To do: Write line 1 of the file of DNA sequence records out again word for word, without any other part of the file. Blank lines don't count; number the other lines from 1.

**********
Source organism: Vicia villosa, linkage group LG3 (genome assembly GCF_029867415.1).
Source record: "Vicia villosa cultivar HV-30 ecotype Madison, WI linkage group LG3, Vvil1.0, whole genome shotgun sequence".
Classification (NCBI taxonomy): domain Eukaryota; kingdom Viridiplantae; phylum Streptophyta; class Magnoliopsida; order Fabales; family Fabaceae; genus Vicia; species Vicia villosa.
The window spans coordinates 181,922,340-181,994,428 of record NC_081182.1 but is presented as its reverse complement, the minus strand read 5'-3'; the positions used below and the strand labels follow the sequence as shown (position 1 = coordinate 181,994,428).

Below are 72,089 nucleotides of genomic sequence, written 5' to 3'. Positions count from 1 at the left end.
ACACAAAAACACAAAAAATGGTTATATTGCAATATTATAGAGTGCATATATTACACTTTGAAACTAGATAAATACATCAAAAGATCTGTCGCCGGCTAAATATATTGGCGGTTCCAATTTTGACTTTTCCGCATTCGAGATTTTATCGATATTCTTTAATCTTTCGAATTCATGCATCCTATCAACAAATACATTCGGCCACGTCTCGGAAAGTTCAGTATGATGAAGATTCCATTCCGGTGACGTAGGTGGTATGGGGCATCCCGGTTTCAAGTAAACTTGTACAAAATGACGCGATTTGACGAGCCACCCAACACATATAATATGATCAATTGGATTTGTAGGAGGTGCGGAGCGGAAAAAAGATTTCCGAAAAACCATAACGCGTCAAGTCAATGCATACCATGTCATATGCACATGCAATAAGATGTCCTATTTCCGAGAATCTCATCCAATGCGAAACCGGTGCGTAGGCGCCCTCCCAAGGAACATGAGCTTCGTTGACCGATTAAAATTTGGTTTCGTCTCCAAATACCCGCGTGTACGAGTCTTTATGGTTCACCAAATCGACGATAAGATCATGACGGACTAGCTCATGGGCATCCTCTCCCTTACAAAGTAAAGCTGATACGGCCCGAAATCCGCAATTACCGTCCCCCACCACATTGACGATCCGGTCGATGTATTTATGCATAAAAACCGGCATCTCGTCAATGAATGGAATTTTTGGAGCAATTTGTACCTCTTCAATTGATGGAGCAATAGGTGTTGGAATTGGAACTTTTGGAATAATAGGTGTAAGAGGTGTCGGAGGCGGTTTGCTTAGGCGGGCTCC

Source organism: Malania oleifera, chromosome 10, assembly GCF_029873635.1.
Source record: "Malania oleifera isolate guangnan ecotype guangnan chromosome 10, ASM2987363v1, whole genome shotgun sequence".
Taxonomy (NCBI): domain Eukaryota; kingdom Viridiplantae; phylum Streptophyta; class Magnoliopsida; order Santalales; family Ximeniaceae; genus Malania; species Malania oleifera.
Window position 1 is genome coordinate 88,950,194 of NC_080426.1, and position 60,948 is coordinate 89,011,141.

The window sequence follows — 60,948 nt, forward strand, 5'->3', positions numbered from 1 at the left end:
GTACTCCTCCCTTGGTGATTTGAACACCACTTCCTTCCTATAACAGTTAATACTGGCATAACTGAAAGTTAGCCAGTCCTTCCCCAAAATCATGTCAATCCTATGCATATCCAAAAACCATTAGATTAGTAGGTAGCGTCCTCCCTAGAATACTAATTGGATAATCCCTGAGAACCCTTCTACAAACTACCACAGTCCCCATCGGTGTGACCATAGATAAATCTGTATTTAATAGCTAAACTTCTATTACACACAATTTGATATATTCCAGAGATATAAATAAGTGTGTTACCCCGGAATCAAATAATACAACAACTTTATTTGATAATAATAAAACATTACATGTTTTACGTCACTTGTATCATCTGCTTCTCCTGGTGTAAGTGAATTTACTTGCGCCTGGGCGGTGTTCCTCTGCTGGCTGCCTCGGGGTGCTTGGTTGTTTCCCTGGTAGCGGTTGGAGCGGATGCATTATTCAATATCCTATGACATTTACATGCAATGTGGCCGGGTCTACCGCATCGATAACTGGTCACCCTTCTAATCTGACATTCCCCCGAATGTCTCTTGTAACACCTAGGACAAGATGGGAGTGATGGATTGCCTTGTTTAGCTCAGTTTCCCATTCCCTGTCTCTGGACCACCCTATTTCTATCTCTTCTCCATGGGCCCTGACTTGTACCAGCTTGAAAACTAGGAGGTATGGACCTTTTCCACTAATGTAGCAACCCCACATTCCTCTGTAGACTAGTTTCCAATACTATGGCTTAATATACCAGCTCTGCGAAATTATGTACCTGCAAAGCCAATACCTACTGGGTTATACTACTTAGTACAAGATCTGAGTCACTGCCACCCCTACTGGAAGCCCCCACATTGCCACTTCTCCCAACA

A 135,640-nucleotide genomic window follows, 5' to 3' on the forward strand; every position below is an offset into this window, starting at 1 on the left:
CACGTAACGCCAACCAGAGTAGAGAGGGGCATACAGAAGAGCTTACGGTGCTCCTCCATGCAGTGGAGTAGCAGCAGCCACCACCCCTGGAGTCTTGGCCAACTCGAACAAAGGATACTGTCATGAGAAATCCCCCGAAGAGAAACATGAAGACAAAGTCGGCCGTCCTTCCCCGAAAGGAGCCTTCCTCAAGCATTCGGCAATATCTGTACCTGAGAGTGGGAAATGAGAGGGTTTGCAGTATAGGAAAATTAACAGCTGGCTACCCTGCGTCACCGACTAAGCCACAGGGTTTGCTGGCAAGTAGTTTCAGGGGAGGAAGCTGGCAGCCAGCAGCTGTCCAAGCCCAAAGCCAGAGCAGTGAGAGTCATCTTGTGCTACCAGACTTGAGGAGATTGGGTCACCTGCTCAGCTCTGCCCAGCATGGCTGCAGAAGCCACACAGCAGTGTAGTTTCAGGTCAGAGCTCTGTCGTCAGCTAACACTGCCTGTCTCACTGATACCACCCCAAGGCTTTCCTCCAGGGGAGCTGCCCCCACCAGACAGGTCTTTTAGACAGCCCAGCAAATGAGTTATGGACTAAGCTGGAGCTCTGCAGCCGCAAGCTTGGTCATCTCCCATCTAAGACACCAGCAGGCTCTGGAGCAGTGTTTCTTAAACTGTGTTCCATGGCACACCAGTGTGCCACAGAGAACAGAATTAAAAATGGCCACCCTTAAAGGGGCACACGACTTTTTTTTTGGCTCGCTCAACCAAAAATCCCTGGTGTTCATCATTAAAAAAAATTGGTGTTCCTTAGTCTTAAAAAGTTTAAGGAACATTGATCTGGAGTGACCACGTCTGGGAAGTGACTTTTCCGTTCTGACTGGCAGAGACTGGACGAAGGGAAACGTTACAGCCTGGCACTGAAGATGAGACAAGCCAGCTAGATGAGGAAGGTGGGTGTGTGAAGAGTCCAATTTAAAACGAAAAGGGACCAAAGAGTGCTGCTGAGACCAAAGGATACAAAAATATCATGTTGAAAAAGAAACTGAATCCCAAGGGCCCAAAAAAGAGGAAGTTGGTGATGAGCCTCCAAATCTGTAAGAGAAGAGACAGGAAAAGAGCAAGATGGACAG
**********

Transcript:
Source organism: Vicia villosa, linkage group LG3 (genome assembly GCF_029867415.1).